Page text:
7th SENSE. They’ll be on the Jazz in the Park stage this autumn in a brand new project, and you’ll also meet them on the „Întâlniri pe prispă”. But until then, we caught up with them for a little bit to see exactly who they are and what they want from jazz and life. And we truly liked what we found out.
What’s the story behind the name 7th SENSE?
Laura Benedek: At the end of my first year at the Conservatory, I went to the show Tarot Tales”, created by Mircea Tiberian, in which several vocalists from the jazz section participated as well. As it was an interactive show, I also picked a card and I got the Star. Each card had a little song prepared and I remember the lyrics resonated a lot with my mood at the time (and, to be honest, they are still very relevant now). After 3 years, I had the band already formed, but by then it was called Laura’s 5ive (a name taken from London’s jazz scene projects) and I wanted to make a change because we were already starting to have our own compositions and I wanted to create something of our own. I remembered that poem, looked it up, re-read it, still resonated a lot with that message and somewhere in there this name came up and it seemed to fit my story as well as the band’s story. “Come on, trust your intuition. You know exactly what’s going on. You have a seventh sense”. In the meantime, I also looked up what the seventh sense is and, funny enough, I find myself there too. So I guess things were somehow connected.
How do you turn an idea into a track?
Laura Benedek: I think there are several ways to do that, or at least we’ve discovered several ways in which we do that. Either it’s a specific topic that we want to tackle and translate into music (Two Moons, AFTR LPZ), or someone already has a musical idea, and if everyone likes it, we keep working on it and see where it goes. In this case, the song’s title comes only towards the end (With You, Dance Desire, Blood Chapel). It also happens that we know what we want to write about and then we try to ask ourselves questions and challenges to help us with the compositional process (we try to describe what colours we see, what we want to feel when we get to a certain part of the piece etc). And very rarely, but we have one or two pieces built like that, the idea comes up spontaneously when we fool around, jamming. (e.g. Almost Five, the beginning of Violet Lights).
Which album opened up new perspectives on music for you?
Laura Benedek: ”Nubya’s 5ive” by Nubya Garcia. It happened just six years ago when, sadly, I was still surrounded by negative energy and discouraging words. When I discovered the album, and her in particular, I realized that I can and want to do this too, and that anything is possible, even for a girl that’s an instrumentalist. From that moment on I knew I wanted to play only original music and I felt I had finally found my place in the musical world. And ever since… there was no turning back, and I think I’ve achieved some really nice things. And a lot of them are due to this album and her, which to this day is one of my biggest inspirations.
Sergiu Bivol: ”The Imagined Savior Is Far Easier To Paint” is the album of trumpeter Ambrose Akinmusire. He manages to convey throughout the album a thrill close to the bizarre, specifically a sense that something unusual is constantly happening. This album introduced me to a more introspective, philosophical perspective on music.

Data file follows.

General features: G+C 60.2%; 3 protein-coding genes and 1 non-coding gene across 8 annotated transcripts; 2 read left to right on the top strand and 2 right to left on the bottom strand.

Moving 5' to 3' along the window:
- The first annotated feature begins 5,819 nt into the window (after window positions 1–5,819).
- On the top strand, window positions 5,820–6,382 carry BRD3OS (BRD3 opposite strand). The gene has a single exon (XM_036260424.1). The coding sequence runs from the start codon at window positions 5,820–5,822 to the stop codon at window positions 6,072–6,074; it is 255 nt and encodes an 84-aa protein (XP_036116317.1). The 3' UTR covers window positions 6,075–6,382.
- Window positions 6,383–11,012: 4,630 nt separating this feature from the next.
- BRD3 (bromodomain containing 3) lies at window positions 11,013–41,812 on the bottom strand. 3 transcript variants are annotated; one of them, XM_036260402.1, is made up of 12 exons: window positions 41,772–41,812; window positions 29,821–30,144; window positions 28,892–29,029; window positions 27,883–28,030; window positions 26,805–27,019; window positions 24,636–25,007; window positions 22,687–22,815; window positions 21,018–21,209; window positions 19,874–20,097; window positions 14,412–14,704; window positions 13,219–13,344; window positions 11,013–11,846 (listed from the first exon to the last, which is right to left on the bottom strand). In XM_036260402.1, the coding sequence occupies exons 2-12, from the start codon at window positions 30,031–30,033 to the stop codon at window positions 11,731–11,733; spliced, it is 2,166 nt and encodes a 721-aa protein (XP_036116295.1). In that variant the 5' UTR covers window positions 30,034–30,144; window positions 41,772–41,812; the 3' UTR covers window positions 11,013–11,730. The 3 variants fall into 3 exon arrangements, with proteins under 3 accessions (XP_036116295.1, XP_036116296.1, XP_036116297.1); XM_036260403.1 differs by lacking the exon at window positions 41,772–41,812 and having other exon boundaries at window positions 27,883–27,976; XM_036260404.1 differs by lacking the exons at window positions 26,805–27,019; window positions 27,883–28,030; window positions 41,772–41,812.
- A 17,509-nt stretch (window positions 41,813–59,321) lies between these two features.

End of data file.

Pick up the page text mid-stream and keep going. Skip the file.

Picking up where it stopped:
Lucas Contreras: Miles Davis’s album “Kind of Blue”.
When you think of the perfect jazz piece, what title comes to mind and why?
Laura: I’ll pick two and I’ll try to keep it short. The first one would be “Contemplation” by McCoy Tyner. The song has a power and energy that I honestly can’t describe, but what happens in there is incredible. Really magical. The second one is “Peace” by Nubya Garcia. Much more modern, but it seems to me that through the intensity with which it is sung and the climax at the end of the piano solo, you can understand the message of the piece, that we live in a world that doesn’t really encourage pauses. In the artistic world I find it even harder to do that. I resonate a lot with her music anyway and with the whole ”Source” album, and the quartet she has formed seems equally magical to me. Highly recommend it!
Sergiu: The perfect jazz track never stays the same, but if I had to choose one now it would definitely be ”Street of Minarets” from Dhafer Youssef’s new album. This track simply has all the important elements for a track to be extremely good, and on top of that they are all developed to a high level. An atmospheric intro, an extremely catchy song, a solo and a superb interplay; and on top of that, all the artists on the track are the best in the business.
Lucas: The perfect jazz piece would be Benny Golson’s ”Along came Betty” performed by The Jazz Messengers. Perfect swing, perfect groove.
How do you complement each other? Who plays what role in the band?
Laura: I think we make a very good team, especially musically. We’ve already known each other for a long time and we know what music we like, what music we grew up with, we know our goals and I feel we’ve been able to bring out each other’s strengths. On stage as well, having played together for so long already, we know each other very well and sometimes we can predict which way one or the other will go. So musically we’re pretty much equals and each has a pretty fundamental role. Instead, I myself have been doing all the organizing, promotion, mailings, etc. This year the guys have been a bit more involved in that part and I have to give them credit for that, haha. But basically the administrative/organizational part is usually on me.